In February 1986, I drove to Tumwater to see Jerry Lee Lewis perform at a rodeo arena called The Trails. It all came back when news broke that he died on Friday at the age of 87.
It was one of my most memorable celebrity interviews.
Jerry Lee Lewis turned to me and said: “Is something wrong?”
Lewis: “Yes. Hahaha.”
I went to see Jerry Lee with Times photographer Alan Verner. I loved working with them on these kinds of stories. See, just a little bit.
Lewis was booked by a man who was a total novice in concert promotion, a local lounge musician who for some reason decided that his first effort at this sort of thing would make him a legend in rock and roll. Lee ordered $10,000 to $15,000 ($27,000 to $41,000 in today’s dollars) an hour for him and his musicians. You provided the piano, drums, amplifiers and lighting system.
The aspiring promoter used up all his savings and borrowed thousands more. The soundstage was built on trucks carried on the dirt floor.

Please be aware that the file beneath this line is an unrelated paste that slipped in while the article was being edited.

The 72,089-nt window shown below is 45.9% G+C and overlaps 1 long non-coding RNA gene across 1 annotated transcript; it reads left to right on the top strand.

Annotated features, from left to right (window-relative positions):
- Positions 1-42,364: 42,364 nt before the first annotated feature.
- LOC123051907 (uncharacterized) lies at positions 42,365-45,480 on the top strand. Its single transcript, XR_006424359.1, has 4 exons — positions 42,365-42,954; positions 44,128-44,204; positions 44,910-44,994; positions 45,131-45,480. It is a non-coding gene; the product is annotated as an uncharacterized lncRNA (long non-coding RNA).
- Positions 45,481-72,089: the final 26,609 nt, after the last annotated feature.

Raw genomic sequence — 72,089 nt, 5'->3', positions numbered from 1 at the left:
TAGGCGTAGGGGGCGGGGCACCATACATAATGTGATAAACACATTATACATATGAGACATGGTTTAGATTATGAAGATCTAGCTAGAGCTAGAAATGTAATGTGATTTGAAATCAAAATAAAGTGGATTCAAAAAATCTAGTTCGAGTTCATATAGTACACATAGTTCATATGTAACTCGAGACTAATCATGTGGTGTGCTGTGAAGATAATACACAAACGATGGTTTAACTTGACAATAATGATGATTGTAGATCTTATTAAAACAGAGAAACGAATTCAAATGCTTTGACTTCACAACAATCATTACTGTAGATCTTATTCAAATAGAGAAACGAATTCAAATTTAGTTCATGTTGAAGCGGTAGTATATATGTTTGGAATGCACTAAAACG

Promoter Jim Manning said he didn’t care that he only sold 2,000 tickets at $12.50 apiece, but ate about $6,000.
“I’m 42. I’ve always loved his music. The first time I saw Jerry Lee playing the piano in the back of a truck in the 1958 movie High School Confidential. I still remember that. I was completely knocked out.”
The promoter arranged for a handful of media types to show up to meet his star booking.
I remember thinking Jerry Lee looked like he was drinking.
I brought my tape recorder, but Jerry Lee didn’t like it. He picked it up and looked at it for a while.
i thought he was going to hit me.
Jerry Lee then rambled a bit with comments like, “The only record I’ve ever listened to is mine. If I hear something better, I’ll listen to it.”
anyway . . . he gave a show to the crowd. The audience roared, whistled, and yelled.
Read the original story from February 28, 1986 here.